Philly Korean War vet remembers start of conflict, reflects on Kim Jong Un

'I don't trust him,' he said.

Steve Tawa
June 25, 2018 - 3:26 pm
Philadelphia's Korean community gathered at a memorial commemorating the 68th anniversary of the Korean War.

Steve Tawa/KYW Newsradio

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PHILADELPHIA (KYW Newsradio — Philadelphia's Korean community gathered at a memorial commemorating the 68th anniversary of the Korean War.

Both American and Korean veterans honored the fallen soldiers, while remembering the historical significance of the conflict. Over a three-year period, beginning June 25, 1950, more than 5 million soldiers and civilians, including 610 people from the Philadelphia region, were killed.

The fight pitted communist North Korea, subsequently backed by China and the Soviet Union, against the U.S.- and the United Nations-backed South.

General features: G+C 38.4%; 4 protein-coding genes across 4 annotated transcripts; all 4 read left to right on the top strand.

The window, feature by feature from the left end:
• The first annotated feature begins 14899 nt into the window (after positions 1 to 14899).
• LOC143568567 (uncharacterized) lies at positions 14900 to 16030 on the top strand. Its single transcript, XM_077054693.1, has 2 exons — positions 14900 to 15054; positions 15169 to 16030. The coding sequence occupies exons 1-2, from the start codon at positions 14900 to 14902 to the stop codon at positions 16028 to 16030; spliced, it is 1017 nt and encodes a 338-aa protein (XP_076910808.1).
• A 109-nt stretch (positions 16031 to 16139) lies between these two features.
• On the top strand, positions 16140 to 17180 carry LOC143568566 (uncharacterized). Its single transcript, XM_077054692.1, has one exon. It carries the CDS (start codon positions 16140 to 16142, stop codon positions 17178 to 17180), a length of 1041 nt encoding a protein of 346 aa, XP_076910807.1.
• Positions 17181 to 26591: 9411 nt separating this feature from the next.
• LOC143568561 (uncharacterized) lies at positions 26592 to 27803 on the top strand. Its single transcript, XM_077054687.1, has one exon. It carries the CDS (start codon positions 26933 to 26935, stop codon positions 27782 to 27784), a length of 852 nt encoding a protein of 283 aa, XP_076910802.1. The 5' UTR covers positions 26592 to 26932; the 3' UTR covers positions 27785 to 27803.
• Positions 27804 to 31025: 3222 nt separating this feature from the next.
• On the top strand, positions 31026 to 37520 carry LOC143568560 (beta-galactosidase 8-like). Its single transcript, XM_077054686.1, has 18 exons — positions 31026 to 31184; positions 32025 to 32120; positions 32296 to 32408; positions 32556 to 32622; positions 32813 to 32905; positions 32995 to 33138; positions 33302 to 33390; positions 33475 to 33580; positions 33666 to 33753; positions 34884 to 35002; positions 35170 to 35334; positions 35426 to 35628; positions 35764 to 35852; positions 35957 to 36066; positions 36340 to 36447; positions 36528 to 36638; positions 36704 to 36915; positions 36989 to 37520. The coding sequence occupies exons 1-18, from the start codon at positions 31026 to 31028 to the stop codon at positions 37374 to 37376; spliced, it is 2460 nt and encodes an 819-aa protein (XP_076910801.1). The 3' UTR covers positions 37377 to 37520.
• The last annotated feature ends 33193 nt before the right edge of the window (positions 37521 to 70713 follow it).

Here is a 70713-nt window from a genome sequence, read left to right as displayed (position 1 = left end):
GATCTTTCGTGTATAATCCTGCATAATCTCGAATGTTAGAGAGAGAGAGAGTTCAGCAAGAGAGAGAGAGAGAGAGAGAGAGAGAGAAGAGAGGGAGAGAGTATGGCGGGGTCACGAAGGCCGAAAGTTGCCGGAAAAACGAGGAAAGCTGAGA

John Rim, president of the Korean War Veterans Association, Philadelphia
Steve Tawa/KYW Newsradio

As the Rev. Jinmo Cho translated, 87-year-old John Rim, the president of the local Korean War Veterans Association, reflected on President Trump's recent summit with North Korean leader Kim Jong Un.

"It is always good to see the peace on the peninsula, and the removal of nuclear war," Rim said. 

What about trusting Kim's North Korean regime?

"Knowing him as a dictator, I do have this concern ... that is, he might want to try to take an opportunity to extend his time of regime, and strengthen his own power," Rim said. "I don't trust him."

In addition to the denuclearization and unification of the Korean peninsula, veterans at the memorial exspressed hope that recovery operations for U.S. servicemen missing from the Korean War would resume. The Defense POW/MIA Accounting Agency estimates that the remains of 5,300 American are still located there.